I've been studying coordination chemistry, but I still have a fundamental question about the area: why do transition metals even form coordination compounds, while main group metals do not? Why can't they just form simple ionic compounds, treating their d electrons as valence electrons?

On that note about d-orbitals as valence electrons: when do they act as valence electrons and form "simple" ionic (such as $\ce{CrCl_3}$) or covalent ($\ce{MnO_4^-}$) bonding, and when does coordination happen instead? Lately, I've began to think that transition metals don't even form simple ionic bonds or covalent bonds. It used to seem to me that in the chromate ion, $\ce{CrO_4^{2-}}$ (by drawing the Lewis structure) the d-orbitals in chromium participate as valence electrons in covalent bonding, but then how is it colored without d–d transitions? Sulfate, with $\ce{S}$ instead of $\ce{Cr}$, is colorless $\ce{SO4^2-}$. Thus, there must be coordination chemistry involved in $\ce{CrO4^2-}$ (is $\ce{O^2-}$ even a good ligand)? And with $\ce{CrCl_3}$, is it indeeed a simple ionic bond like I thought, or is there coordination going on with that, too?

Basically, why can transition metals exhibit coordination in addition to (at least what seems like) ionic and covalent bonds?

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    $\begingroup$ I wouldn't say main group metal do not. I would actually say they almost certainly do, and you're not likely to see an unsolvated metal in solution. They do tend to be more labile bonds, however, due to the more metallic character of the alkali and alkaline earth metals. Look at the mechanism for the Weinreb Ketone Synthesis for an example of a synthetically useful of main group metal coordination. $\endgroup$ Apr 20 '16 at 1:28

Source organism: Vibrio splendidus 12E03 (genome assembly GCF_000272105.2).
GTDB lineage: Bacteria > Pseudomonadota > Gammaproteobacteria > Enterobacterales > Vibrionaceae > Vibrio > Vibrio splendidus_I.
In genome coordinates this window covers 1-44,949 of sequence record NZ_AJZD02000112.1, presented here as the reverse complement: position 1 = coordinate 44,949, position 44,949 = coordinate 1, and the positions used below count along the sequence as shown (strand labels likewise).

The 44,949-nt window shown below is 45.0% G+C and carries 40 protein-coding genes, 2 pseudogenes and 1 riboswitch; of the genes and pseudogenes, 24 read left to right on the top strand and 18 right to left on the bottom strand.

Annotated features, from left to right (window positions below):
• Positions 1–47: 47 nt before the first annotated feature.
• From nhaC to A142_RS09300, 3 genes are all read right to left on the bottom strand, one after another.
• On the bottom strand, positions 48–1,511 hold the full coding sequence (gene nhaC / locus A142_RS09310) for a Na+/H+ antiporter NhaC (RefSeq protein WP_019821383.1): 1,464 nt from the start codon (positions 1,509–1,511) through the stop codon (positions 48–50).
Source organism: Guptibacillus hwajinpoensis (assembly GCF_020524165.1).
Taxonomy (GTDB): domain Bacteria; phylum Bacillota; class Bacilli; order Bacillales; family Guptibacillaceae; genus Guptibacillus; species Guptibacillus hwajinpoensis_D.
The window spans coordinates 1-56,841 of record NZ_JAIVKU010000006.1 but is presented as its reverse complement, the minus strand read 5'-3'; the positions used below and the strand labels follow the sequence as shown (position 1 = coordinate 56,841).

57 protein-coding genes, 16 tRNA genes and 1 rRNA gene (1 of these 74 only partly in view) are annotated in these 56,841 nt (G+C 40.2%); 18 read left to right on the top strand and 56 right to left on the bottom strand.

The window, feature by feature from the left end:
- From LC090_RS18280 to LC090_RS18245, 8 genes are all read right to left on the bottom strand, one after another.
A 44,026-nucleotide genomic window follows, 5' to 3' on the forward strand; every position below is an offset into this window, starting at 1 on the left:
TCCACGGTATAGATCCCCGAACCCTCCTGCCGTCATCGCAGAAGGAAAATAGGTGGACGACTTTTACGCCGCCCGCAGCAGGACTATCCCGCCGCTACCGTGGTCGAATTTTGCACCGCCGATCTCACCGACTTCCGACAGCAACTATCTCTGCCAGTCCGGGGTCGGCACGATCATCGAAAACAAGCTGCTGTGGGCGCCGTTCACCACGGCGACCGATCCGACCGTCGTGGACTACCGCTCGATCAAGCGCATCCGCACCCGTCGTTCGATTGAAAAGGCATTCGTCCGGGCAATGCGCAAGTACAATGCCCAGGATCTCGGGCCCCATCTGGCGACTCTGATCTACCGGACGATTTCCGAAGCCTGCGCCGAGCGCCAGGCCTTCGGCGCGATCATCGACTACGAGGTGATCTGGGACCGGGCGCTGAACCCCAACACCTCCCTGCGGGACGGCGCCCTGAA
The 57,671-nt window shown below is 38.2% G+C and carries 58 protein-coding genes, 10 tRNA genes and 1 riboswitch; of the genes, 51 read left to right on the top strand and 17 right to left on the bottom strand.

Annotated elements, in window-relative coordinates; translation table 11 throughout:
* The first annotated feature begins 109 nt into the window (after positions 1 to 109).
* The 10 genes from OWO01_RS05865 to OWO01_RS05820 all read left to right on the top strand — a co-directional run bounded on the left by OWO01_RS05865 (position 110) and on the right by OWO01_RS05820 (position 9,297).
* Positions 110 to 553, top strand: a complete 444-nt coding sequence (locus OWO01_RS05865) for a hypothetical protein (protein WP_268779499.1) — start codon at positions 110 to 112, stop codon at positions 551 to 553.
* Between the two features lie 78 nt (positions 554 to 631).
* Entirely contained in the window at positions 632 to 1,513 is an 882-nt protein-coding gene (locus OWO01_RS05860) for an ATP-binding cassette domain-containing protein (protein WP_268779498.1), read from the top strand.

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    $\begingroup$ For the colour of chromate thing, please search - it's been answered before more than once. If chromate doesn't work search for permanganate. Furthermore I would strongly advise against this black-and-white approach of classifying things so strictly into one category or another. Some approaches to bonding are more instructive for certain compounds and less useful for others. For example I hardly expect CrCl3 to be completely ionic, either in solution or even in the solid state. There are numerous examples of solid state structures being driven by coordination preferences. $\endgroup$
    – orthocresol
    Apr 20 '16 at 1:43
  • $\begingroup$ Check out this question about a main group metal complex. They certainly do exist and some of them are stable enough to be crystallised as salts with all sorts of weird anions like this. $\endgroup$
    – bon
    Apr 20 '16 at 9:15

Your approach is fundamentally wrong. Main group elements form complexes all the time. It is just that these complexes are typically kinetically labile and quickly decompose, rearrange and so on.

Main group elements’ complexes are also typically colourless due to the lack of d-electrons or due to the fully populated d-subshell meaning that all electron transitions are in the UV range, so you cannot easily study them via colour changes.

The state of the d-subshell (full or empty, nothing in-between) also means that no additional stability of certain geometries exist; the s and p orbitals can more or less rearrange to whatever is required.

And finally note that ‘simple’ ionic compounds are, in fact, huge coordinative compounds. A single sodium ion in a $\ce{NaCl}$ crystal could be described as a $\ce{[Na(Cl)_{\frac{6}{6}}]}$ complex.


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